Dish Network is opposing SpaceX’s proposal to provide a Starlink service for mobile consumers and is requesting that the FCC deny the company’s request for the necessary radio spectrum.
Dish Network objected to SpaceX’s proposal to use the 2GHz radio frequency to power the mobile Starlink service in a one-page petition it delivered to the FCC on Thursday.
“Such an assessment need just be succinct. This is a pirated, unauthorized program. Without allowing it for filing, the Commission ought to reject it, according to Dish. The business also wants to take part in any FCC procedures related to the issue.
Dish presently has a license to use the radio frequency, but SpaceX said “there is minimal proof” that the firm is really utilizing it for mobile satellite service purposes back in July when it requested access to the 2GHz range.
Although Dish is permitted to set up a terrestrial network in this band, SpaceX said, “The long-promised network’s limited reach will leave significant areas of the country wholly unserved by 2GHz operations.”
In order to enable the mobile Starlink service to collect data from satellites orbiting the earth, Elon Musk’s business intends to use the 2GHz frequency. Delivering “next-gen” communication services to cellular dead zones is the objective.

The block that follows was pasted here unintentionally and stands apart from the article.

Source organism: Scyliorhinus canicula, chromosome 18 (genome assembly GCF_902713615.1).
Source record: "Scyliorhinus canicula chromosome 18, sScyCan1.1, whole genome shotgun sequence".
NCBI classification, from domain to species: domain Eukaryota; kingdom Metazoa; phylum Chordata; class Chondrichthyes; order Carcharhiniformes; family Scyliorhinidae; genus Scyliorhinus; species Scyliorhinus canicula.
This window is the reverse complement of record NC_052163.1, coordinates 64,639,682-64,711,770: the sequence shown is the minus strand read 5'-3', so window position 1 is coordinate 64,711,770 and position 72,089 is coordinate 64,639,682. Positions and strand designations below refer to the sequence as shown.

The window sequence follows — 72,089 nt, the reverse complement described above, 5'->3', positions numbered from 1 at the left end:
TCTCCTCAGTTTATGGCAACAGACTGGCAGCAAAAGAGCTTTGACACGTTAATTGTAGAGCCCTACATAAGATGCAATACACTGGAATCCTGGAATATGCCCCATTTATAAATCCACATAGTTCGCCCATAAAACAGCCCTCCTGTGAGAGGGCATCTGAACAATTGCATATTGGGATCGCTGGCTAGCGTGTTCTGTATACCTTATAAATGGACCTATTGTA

Dish has informed the FCC that its own ground-based 5G cellular network would use the 2GHz frequency. The business asserts that by asking for access to the 2GHz wireless band, SpaceX is violating legal requirements.
“The so-called modification request also seeks authority to provide a brand new service – Mobile-Satellite Service, even as the Starlink system only has authority to provide Fixed Satellite Service,” Dish argues. “What is more, the new authority being requested would contravene almost all of the Commission’s long-settled and well-considered rules governing the 2GHz band.”
To read our blog on “Fake or Real? Starlink satellite train saw in Pakistan,” click here.